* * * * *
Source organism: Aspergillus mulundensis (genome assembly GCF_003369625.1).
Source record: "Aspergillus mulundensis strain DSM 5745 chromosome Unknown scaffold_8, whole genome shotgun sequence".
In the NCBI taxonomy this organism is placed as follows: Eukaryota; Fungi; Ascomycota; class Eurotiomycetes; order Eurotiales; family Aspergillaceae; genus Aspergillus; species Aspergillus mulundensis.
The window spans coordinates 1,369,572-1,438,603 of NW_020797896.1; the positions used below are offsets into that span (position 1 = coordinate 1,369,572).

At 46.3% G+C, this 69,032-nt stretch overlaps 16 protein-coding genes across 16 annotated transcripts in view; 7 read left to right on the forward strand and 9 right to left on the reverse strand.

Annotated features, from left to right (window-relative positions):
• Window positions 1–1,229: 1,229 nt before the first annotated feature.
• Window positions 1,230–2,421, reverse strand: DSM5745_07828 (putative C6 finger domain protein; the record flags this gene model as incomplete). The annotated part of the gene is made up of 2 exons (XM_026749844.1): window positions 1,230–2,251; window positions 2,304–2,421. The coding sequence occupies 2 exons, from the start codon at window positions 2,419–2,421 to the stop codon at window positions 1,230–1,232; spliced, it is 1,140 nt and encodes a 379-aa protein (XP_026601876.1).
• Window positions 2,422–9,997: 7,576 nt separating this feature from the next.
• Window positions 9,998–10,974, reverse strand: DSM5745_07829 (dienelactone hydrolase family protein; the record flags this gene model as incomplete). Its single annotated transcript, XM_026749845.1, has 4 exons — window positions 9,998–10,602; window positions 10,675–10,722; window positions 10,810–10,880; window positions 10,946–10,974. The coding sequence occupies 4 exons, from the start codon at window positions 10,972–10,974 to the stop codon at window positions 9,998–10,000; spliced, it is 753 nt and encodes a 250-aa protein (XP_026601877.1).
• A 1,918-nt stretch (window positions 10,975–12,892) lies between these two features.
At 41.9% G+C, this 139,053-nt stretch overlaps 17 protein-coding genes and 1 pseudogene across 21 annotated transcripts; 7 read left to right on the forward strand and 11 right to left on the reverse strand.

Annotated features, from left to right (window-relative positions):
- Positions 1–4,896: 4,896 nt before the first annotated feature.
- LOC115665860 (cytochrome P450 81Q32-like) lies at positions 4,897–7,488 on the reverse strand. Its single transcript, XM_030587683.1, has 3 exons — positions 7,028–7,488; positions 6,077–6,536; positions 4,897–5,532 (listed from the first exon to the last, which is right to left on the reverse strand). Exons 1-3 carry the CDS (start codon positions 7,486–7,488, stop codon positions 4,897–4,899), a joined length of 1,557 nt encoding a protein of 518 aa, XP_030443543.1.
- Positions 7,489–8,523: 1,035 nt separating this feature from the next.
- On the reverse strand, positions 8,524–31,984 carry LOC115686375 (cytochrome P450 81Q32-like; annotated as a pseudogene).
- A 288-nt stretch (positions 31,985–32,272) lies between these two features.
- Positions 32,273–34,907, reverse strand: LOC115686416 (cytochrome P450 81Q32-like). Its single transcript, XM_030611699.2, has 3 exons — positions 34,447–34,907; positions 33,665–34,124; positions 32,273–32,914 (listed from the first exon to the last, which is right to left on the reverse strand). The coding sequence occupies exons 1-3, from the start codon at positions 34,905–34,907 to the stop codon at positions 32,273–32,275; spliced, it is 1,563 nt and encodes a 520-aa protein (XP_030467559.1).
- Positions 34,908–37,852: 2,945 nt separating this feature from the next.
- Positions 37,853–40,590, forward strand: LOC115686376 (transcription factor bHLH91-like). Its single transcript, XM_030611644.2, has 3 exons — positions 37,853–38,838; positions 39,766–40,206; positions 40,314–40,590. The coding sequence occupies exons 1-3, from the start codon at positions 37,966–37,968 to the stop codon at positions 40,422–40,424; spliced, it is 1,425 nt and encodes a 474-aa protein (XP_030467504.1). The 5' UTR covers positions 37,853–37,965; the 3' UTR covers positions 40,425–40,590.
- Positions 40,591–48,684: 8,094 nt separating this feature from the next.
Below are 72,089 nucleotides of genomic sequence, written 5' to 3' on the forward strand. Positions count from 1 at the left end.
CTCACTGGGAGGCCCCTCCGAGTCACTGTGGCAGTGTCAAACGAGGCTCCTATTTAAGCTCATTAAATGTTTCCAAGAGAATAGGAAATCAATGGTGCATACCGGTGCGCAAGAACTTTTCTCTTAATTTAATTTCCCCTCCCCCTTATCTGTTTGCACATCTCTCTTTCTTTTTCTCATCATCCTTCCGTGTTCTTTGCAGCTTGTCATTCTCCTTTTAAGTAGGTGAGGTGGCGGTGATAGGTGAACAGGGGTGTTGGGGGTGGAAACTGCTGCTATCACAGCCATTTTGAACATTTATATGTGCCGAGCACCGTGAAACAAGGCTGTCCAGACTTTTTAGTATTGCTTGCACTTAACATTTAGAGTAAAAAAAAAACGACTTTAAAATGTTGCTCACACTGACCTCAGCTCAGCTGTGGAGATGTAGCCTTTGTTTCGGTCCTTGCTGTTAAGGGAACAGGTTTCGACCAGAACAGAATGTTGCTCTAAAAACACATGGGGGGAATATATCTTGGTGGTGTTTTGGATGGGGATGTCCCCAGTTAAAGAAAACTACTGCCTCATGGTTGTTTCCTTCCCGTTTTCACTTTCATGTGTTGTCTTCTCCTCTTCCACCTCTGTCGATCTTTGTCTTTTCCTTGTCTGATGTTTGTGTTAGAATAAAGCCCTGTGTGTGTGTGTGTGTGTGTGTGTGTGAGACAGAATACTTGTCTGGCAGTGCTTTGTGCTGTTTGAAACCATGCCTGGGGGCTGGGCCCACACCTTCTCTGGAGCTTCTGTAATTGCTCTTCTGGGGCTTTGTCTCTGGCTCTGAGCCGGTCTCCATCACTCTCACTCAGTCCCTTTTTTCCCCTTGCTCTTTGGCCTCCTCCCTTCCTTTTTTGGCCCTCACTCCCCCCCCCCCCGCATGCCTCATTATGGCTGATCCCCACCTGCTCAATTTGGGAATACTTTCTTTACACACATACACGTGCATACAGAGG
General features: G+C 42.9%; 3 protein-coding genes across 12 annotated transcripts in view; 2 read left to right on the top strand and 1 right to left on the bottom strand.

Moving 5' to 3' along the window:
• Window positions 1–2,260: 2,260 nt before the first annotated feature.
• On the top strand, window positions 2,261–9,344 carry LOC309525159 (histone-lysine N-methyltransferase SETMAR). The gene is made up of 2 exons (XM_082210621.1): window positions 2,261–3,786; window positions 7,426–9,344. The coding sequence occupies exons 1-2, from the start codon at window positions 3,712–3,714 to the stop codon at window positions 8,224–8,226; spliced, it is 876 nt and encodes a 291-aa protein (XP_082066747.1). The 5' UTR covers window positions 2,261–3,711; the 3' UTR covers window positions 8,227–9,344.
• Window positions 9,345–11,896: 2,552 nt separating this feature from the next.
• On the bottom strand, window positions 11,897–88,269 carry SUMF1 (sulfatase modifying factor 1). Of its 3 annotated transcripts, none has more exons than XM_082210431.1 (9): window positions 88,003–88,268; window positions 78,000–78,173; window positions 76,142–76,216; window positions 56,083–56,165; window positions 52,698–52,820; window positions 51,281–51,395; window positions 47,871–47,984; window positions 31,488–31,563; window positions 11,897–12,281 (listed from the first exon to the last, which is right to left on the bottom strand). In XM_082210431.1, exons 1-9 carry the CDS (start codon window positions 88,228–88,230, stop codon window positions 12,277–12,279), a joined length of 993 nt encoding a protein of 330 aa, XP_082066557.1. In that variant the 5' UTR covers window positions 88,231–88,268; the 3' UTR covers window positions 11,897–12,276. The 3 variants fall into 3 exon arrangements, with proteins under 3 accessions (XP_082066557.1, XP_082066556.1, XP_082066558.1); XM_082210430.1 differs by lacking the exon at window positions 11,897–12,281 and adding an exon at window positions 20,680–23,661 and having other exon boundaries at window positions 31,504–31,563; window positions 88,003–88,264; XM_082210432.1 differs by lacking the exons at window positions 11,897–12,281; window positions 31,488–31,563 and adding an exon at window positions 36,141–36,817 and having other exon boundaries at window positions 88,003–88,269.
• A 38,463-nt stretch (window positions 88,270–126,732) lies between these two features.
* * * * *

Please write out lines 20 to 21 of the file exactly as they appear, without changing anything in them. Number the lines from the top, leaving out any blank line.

- Positions 34,908–37,852: 2,945 nt separating this feature from the next.
- Positions 37,853–40,590, forward strand: LOC115686376 (transcription factor bHLH91-like). Its single transcript, XM_030611644.2, has 3 exons — positions 37,853–38,838; positions 39,766–40,206; positions 40,314–40,590. The coding sequence occupies exons 1-3, from the start codon at positions 37,966–37,968 to the stop codon at positions 40,422–40,424; spliced, it is 1,425 nt and encodes a 474-aa protein (XP_030467504.1). The 5' UTR covers positions 37,853–37,965; the 3' UTR covers positions 40,425–40,590.